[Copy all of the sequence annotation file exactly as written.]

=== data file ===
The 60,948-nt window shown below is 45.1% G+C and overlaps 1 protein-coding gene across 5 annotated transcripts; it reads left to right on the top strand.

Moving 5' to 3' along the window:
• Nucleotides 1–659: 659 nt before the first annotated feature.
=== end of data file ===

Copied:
The 60,948-nt window shown below is 45.1% G+C and overlaps 1 protein-coding gene across 5 annotated transcripts; it reads left to right on the top strand.

Moving 5' to 3' along the window:
• Nucleotides 1–659: 659 nt before the first annotated feature.